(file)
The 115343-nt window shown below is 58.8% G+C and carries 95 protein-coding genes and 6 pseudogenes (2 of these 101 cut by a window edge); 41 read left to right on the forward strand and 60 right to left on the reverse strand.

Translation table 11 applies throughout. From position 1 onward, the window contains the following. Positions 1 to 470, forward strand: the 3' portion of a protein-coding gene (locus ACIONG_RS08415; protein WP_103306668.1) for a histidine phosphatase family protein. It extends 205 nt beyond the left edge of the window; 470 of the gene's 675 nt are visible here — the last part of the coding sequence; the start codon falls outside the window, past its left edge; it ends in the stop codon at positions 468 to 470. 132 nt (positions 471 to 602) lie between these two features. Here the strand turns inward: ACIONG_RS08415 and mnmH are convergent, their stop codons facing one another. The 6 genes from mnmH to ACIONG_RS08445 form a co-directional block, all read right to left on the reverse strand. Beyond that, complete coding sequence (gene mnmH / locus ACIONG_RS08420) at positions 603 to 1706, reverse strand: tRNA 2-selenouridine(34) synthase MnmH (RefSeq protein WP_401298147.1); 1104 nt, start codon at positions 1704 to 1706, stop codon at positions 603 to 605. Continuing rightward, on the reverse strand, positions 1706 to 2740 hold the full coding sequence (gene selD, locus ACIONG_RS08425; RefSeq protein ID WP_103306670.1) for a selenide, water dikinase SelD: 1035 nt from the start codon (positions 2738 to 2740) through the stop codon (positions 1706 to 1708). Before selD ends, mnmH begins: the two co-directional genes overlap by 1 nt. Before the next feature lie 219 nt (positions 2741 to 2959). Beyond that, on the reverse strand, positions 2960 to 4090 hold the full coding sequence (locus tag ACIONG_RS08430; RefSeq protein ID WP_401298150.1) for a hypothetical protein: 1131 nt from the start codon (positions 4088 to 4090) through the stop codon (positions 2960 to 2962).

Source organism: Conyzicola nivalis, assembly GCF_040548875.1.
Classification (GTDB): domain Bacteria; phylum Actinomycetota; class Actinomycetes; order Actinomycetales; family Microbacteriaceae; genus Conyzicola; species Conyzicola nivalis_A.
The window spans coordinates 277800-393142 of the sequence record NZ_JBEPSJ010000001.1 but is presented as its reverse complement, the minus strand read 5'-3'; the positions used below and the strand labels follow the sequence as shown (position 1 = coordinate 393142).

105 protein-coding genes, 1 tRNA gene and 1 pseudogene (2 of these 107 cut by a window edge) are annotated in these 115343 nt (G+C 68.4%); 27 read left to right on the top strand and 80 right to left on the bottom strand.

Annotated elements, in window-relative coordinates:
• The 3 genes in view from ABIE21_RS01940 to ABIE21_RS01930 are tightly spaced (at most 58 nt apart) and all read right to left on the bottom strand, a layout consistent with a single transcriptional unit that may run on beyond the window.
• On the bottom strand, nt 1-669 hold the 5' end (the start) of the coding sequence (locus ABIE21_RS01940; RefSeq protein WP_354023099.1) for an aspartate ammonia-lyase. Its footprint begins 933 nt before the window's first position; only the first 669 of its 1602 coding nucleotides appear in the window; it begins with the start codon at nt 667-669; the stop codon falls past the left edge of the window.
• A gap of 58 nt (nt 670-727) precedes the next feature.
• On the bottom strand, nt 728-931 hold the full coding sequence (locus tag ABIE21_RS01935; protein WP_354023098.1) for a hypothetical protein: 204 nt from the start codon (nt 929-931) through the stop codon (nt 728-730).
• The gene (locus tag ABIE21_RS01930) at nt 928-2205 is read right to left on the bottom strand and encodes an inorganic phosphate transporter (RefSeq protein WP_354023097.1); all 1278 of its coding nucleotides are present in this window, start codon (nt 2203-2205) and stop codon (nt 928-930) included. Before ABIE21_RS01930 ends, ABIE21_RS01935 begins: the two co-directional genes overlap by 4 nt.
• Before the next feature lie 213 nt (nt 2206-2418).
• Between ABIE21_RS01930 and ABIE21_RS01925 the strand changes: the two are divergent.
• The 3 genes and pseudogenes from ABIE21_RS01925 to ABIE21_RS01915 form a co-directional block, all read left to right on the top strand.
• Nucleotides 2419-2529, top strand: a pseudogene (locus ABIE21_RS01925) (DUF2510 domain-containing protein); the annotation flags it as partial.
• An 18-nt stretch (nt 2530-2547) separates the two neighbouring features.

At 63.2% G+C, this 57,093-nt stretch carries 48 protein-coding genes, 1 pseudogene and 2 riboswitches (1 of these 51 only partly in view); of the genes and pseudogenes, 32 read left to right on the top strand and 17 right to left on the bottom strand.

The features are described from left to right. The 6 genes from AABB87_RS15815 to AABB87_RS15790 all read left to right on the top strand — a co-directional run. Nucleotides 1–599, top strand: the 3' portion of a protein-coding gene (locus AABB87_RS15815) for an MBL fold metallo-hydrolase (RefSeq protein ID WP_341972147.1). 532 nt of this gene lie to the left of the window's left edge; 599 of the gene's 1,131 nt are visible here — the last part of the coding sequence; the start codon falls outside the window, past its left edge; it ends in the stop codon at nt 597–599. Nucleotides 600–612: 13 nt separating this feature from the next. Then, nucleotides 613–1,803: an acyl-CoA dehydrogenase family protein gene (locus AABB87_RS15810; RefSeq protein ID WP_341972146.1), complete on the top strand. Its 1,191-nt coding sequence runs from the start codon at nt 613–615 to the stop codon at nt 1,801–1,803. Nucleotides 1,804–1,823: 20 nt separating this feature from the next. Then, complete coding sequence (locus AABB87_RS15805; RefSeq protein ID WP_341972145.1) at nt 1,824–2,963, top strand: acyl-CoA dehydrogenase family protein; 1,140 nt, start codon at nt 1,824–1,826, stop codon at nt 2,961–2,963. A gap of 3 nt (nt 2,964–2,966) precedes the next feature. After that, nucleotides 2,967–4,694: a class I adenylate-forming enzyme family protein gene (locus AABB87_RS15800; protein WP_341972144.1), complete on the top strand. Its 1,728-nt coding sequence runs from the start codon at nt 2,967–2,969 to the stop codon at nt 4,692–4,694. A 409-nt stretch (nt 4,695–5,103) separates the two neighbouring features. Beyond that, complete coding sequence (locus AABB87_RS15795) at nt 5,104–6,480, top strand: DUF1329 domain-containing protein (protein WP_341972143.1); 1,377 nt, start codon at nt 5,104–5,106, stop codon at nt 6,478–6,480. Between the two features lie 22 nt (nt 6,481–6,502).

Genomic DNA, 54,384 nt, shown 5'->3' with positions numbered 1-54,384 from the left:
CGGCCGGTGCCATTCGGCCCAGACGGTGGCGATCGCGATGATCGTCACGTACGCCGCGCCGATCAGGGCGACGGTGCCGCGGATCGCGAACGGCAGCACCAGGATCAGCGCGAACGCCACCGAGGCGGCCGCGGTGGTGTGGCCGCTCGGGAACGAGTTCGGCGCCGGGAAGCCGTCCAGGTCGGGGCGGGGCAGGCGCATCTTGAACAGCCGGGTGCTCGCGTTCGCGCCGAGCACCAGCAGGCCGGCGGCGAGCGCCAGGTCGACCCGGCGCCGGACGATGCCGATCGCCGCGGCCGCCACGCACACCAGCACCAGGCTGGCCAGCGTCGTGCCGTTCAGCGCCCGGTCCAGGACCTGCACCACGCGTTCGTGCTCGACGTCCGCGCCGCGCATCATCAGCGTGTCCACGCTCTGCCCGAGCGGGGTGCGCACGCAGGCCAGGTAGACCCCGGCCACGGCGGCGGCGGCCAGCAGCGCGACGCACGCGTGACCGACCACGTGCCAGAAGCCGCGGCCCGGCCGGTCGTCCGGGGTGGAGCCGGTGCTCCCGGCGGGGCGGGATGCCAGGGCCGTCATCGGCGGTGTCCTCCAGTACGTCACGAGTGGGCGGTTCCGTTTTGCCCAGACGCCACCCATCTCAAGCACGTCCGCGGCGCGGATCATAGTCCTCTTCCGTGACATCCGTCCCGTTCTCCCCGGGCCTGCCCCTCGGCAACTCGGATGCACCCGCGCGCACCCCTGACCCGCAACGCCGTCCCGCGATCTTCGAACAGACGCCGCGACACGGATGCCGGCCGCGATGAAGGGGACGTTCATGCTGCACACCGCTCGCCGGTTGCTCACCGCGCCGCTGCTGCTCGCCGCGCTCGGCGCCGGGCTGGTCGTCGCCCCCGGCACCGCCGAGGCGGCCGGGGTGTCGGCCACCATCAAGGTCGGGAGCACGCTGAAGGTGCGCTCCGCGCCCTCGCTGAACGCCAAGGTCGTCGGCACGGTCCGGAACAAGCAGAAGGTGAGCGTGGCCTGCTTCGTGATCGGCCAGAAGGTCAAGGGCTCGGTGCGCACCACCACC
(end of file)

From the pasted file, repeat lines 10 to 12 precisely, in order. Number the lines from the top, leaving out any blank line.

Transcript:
• A gap of 58 nt (nt 670-727) precedes the next feature.
• On the bottom strand, nt 728-931 hold the full coding sequence (locus tag ABIE21_RS01935; protein WP_354023098.1) for a hypothetical protein: 204 nt from the start codon (nt 929-931) through the stop codon (nt 728-730).
• The gene (locus tag ABIE21_RS01930) at nt 928-2205 is read right to left on the bottom strand and encodes an inorganic phosphate transporter (RefSeq protein WP_354023097.1); all 1278 of its coding nucleotides are present in this window, start codon (nt 2203-2205) and stop codon (nt 928-930) included. Before ABIE21_RS01930 ends, ABIE21_RS01935 begins: the two co-directional genes overlap by 4 nt.